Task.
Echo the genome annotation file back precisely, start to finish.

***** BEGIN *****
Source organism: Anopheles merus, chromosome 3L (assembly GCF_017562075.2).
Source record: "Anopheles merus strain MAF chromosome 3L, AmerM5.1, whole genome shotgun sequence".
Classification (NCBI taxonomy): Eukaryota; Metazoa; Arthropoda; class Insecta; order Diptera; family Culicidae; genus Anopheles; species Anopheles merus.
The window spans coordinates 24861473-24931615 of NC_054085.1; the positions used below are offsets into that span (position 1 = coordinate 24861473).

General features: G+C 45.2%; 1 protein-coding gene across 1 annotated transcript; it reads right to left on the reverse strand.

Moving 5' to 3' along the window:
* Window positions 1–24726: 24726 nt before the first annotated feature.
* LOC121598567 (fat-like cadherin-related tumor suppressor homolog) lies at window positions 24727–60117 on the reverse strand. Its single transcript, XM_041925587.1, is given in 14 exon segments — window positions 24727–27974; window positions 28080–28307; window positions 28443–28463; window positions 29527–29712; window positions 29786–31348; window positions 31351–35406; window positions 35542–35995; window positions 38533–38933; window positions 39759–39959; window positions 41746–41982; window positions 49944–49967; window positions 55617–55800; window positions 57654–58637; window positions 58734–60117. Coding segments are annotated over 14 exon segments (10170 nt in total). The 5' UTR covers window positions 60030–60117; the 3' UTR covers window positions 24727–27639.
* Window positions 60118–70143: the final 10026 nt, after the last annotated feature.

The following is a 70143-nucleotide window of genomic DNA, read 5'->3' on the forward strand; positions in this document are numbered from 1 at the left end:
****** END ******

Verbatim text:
Source organism: Anopheles merus, chromosome 3L (assembly GCF_017562075.2).
Source record: "Anopheles merus strain MAF chromosome 3L, AmerM5.1, whole genome shotgun sequence".
Classification (NCBI taxonomy): Eukaryota; Metazoa; Arthropoda; class Insecta; order Diptera; family Culicidae; genus Anopheles; species Anopheles merus.
The window spans coordinates 24861473-24931615 of NC_054085.1; the positions used below are offsets into that span (position 1 = coordinate 24861473).

General features: G+C 45.2%; 1 protein-coding gene across 1 annotated transcript; it reads right to left on the reverse strand.

Moving 5' to 3' along the window:
* Window positions 1–24726: 24726 nt before the first annotated feature.
* LOC121598567 (fat-like cadherin-related tumor suppressor homolog) lies at window positions 24727–60117 on the reverse strand. Its single transcript, XM_041925587.1, is given in 14 exon segments — window positions 24727–27974; window positions 28080–28307; window positions 28443–28463; window positions 29527–29712; window positions 29786–31348; window positions 31351–35406; window positions 35542–35995; window positions 38533–38933; window positions 39759–39959; window positions 41746–41982; window positions 49944–49967; window positions 55617–55800; window positions 57654–58637; window positions 58734–60117. Coding segments are annotated over 14 exon segments (10170 nt in total). The 5' UTR covers window positions 60030–60117; the 3' UTR covers window positions 24727–27639.
* Window positions 60118–70143: the final 10026 nt, after the last annotated feature.

The following is a 70143-nucleotide window of genomic DNA, read 5'->3' on the forward strand; positions in this document are numbered from 1 at the left end: